• A writing system called Ogham (also called the “Celtic Tree Alphabet” as each letter is assigned a tree) is the earliest occurence of the Irish language, dating back to the 4th Century, 400 CE! The inscriptions are found on standing stones and wood carvings, and the letters are a series of marks on a central line. Oghams are used nowadays as a form of divination in some branches of Paganism.

Moving onto the actual languages now, in this trio of tongues Scottish Gaelic uses only grave accents (such as à or è) in its writing. You can spot these letters in words such as fàsmhorachd (vegetation) and cnò-daraich (acorn). The accents in Irish, on the other hand, are acute and slant towards the right such as in (cow) or Éire (Ireland). You can remember this by thinking that Irish contains an R, and all the accents point to the Right.

If you see an amalgam of accents, it’s Welsh. Welsh actually uses four kinds of diacritic marks – the two mentioned above, a circumflex and also a diaeresis, which is two side by side dots above a letter such as you see sometimes in the word naïve.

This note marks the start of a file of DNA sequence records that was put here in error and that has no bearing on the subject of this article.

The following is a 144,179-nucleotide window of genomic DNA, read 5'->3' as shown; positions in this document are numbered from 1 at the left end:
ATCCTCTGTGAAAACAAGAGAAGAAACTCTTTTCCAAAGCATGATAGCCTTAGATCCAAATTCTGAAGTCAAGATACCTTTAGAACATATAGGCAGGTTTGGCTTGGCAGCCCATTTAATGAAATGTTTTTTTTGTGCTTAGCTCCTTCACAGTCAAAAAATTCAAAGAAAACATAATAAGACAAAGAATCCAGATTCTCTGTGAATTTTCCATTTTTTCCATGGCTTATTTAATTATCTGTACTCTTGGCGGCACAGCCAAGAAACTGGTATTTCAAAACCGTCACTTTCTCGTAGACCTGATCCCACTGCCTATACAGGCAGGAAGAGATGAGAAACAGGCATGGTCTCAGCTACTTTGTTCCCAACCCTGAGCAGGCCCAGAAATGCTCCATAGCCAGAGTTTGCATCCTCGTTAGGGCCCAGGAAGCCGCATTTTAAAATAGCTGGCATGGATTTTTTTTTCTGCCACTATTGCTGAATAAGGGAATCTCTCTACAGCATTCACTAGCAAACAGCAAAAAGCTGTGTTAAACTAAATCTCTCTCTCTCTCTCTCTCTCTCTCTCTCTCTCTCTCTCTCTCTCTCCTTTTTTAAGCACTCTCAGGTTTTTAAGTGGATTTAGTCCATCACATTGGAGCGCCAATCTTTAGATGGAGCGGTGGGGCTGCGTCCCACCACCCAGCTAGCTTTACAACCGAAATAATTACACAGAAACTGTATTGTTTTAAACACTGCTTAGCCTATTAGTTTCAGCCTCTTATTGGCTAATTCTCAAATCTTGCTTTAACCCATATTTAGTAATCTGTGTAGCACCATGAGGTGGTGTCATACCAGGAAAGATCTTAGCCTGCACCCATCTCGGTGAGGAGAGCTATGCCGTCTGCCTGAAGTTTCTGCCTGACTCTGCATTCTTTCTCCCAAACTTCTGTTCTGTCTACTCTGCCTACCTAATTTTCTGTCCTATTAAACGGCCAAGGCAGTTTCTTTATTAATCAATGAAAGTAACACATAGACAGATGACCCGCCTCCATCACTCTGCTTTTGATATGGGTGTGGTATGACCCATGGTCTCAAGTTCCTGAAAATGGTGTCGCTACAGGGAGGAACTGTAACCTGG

The Welsh language is actually quite different from Irish and Scottish Gaelic. Aside from perfectly describing ladybirds as “little red cows” (buwch goch gota) and peaches as “woolly plums” (eirin gwlanog), Welsh is also prone to using lots of ll, ff, and dd consonant pairs.

Ll is a very common occurrence in Welsh place names, and you’re likely to have seen the BBC Weather presenter (deservedly) smirking to himself after pronouncing the longest town in Wales. If you do spy a lot of double L or double F pairs, it is likely to be Welsh. Welsh also tends to use the letters W and Y as vowels, which often confuses some English speakers. You may have heard the word ‘cwm’ (pronounced koom) which English has borrowed from Welsh, and refers to a deep hollow in a mountainous area. Each of these languages have their own dialects and variations so these are by no means definitive divisions; the 3 languages actually share similar characteristics despite having very different histories behind them. Using these tips can just help you to make an educated guess.